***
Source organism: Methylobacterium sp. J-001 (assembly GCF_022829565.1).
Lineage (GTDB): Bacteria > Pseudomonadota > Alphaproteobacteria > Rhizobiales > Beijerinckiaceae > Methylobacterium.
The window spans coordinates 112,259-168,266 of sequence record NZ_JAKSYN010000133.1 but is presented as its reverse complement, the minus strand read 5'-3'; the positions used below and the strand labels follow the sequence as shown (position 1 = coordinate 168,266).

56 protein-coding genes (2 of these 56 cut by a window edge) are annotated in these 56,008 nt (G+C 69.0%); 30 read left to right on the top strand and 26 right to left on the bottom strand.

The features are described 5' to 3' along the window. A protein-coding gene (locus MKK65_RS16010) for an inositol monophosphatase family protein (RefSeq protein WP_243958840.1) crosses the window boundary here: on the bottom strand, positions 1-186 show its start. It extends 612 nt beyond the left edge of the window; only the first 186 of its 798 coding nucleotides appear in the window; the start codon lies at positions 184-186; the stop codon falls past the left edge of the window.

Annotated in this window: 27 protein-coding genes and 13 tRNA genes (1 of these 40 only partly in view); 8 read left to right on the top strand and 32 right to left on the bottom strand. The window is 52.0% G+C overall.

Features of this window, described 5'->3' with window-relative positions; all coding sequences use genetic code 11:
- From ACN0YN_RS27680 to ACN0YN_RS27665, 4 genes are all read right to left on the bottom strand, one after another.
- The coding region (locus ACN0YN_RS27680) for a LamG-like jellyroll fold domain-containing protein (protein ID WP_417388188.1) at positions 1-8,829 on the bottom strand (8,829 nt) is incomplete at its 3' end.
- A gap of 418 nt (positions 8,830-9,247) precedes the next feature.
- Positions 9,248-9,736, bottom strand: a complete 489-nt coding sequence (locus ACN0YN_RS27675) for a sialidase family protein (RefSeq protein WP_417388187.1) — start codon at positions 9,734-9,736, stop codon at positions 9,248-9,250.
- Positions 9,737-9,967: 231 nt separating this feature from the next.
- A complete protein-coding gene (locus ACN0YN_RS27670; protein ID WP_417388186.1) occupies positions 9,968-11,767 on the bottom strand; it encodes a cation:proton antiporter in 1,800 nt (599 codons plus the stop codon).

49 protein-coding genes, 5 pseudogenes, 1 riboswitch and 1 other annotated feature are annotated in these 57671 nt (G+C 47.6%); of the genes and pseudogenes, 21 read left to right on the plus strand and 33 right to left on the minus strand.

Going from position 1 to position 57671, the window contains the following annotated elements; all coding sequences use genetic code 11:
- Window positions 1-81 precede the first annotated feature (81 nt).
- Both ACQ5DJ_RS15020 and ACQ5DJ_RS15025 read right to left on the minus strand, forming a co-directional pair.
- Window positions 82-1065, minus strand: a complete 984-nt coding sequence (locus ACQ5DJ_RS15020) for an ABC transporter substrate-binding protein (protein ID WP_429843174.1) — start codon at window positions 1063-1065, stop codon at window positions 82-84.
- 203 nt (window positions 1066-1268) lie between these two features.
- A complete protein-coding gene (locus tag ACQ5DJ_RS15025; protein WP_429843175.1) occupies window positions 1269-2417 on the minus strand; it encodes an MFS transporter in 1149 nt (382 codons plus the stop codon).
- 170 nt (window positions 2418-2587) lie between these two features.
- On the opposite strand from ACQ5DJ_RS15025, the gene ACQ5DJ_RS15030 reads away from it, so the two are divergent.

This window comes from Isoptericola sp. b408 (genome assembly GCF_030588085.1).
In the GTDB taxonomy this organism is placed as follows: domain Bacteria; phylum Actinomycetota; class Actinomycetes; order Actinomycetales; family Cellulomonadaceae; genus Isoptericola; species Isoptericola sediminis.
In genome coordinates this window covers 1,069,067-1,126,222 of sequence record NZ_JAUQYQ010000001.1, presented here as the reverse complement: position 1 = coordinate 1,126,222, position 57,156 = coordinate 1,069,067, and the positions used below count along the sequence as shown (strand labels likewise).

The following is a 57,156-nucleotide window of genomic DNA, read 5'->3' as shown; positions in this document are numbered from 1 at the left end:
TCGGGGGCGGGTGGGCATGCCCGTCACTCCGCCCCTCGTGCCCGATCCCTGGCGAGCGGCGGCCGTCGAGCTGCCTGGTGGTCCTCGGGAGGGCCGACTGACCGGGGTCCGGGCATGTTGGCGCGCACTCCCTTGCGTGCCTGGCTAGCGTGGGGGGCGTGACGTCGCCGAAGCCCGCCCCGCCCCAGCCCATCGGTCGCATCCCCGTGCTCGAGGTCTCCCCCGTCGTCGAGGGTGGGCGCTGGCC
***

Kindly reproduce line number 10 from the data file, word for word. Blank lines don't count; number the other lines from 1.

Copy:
- A gap of 418 nt (positions 8,830-9,247) precedes the next feature.